- the foreign decision is not final, and still open to an ordinary appeal;
- the decision is not compatible with an earlier judgment rendered in Belgium, or with a decision rendered earlier abroad that is capable of being recognised in Belgium;
- the claim has been initiated abroad, after a claim had been lodged before the Belgian courts between the same parties and with the same object;
- Belgian courts had exclusive jurisdiction to hear the claim; or
- the foreign court had jurisdiction solely because the defendant was present or had assets in the foreign jurisdiction, without any relation between that presence or assets and the claim.
Under the EU Regulation Brussels Ibis, the creditor must not obtain judicial leave to enforce a foreign judgment in Belgium. He or she shall immediately enforce it in Belgium with the assistance of a bailiff, provided the creditor provides him or her with an authenticated copy of the judgment and a certificate issued by the member state of origin. The certificate must be served on the debtor before laying any measure of enforcement. The bailiff or the served debtor may ask for a translation of the judgment. The debtor may challenge the enforcement measures by filing an application to obtain a declaration of unenforceability before the competent court of first instance. An appeal can be lodged with the court of appeal against the decision rendered by the court of first instance.
If the EU Regulation Brussels I is still applicable or if the judgment is handed down in a country with which Belgium does not have a treaty, the procedure for obtaining leave to enforce the foreign judgment in Belgium is reasonably fast. The application is filed ex parte before the court of first instance of the district where the defendant is domiciled or has his or her residence, or the place where enforcement will probably be sought. According to Belgian law, even if a foreign judgment has not yet been declared enforceable in Belgium, it is sufficient to provisionally attach assets located in Belgium while the enforcement procedure is pending.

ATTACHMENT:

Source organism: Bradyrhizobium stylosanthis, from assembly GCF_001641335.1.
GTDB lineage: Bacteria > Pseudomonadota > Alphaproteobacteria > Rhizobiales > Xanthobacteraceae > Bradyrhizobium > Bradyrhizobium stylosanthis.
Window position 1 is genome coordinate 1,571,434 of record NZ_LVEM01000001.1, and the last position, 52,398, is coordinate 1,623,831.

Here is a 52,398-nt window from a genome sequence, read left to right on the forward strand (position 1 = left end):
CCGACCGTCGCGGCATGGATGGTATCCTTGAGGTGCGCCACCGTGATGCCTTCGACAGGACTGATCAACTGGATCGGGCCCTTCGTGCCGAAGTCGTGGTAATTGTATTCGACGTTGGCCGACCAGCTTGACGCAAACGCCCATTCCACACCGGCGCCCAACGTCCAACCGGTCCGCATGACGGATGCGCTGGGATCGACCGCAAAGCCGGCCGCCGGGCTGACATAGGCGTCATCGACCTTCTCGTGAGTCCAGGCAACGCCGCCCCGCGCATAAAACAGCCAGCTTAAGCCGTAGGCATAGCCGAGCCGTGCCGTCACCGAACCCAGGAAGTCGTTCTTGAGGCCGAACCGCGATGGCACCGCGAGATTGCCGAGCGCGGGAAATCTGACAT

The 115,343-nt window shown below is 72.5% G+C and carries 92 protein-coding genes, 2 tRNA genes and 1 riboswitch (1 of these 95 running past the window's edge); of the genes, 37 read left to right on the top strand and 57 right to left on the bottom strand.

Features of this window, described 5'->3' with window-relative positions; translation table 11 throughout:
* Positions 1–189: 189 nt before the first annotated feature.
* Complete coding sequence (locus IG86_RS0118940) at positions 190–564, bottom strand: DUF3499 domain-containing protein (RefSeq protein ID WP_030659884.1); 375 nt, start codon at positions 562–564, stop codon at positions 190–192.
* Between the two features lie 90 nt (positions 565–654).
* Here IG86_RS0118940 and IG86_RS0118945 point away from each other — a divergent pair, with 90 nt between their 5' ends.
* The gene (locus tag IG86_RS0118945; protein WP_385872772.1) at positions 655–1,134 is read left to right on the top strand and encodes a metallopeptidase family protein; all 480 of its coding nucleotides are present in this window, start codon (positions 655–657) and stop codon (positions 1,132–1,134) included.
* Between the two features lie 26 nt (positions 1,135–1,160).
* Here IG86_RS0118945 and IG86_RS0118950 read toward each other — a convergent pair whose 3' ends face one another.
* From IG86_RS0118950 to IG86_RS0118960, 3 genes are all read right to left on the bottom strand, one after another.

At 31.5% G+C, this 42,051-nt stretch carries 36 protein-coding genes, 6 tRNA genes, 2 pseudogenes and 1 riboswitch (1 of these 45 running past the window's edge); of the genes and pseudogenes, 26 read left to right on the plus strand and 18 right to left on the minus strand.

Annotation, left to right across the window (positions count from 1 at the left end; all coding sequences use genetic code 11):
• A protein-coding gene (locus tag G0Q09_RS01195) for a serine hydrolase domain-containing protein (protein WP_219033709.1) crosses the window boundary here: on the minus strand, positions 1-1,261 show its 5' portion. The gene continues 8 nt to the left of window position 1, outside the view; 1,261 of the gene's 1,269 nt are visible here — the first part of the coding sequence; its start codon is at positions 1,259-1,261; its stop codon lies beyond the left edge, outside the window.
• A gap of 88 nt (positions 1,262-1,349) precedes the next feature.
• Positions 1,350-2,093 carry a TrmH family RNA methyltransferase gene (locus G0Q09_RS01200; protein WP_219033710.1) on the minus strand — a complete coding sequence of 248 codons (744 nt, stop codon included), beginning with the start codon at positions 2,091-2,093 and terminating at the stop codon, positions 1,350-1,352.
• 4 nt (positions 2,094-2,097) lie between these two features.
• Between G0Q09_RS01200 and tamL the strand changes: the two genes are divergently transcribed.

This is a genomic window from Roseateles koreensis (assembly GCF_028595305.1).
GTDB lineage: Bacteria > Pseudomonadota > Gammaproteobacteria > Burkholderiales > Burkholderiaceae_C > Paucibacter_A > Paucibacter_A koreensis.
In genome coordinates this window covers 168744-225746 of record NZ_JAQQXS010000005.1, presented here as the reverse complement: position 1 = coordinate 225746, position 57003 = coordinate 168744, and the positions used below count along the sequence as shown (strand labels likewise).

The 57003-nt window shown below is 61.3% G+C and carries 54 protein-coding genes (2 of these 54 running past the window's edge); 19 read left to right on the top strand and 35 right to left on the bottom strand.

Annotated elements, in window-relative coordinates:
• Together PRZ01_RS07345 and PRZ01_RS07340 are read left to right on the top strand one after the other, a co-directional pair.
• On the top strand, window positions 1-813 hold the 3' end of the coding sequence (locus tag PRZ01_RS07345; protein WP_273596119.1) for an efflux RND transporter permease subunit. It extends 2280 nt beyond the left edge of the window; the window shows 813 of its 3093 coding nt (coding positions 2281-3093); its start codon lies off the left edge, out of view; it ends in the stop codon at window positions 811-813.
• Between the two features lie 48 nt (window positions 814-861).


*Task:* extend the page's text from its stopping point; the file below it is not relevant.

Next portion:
The applicant must elect domicile in the district where the application is filed together with the following documents:
- an authenticated copy of the judgment (for a judgment from countries with which Belgium does not have a treaty, the copy must be ‘legalised’ by Belgian diplomatic authorities);
- if the judgment was handed down by default, evidence that the claim was served or notified to the judgment defendant (only for a judgment from countries with which Belgium does not have a treaty);
- evidence that the judgment is enforceable in the country of origin, and that it has been served or notified to the judgment defendant (such evidence is provided for European judgments by the certificate that must be filed by application of articles 53 and 54 of Regulation 44/2001); and
- in addition, the courts may - and generally do - require a translation of the judgment if it is written in a language other than the court’s language.
The court will review the application summarily and make a formal check of the documents accompanying the application.
The order handed down in ex parte proceedings can be challenged by the judgment debtor before the same court within a period of one month from the date of service of the enforcement order. Although this suspends the enforcement of the foreign judgment, the judgment defendant’s assets may be attached or his or her accounts garnished, as a guarantee for the enforcement of the judgment.
If the court has denied the enforcement order sought by the judgment creditor or has rejected the judgment debtor’s challenge of the enforcement order, the defeated party may file an appeal before the court of appeal. However, in the case of enforcement under Regulation Brussels I, the debtor may only lodge an appeal against the enforcement order before the Supreme Court.
Are there any procedures for obtaining oral or documentary evidence for use in civil proceedings in other jurisdictions?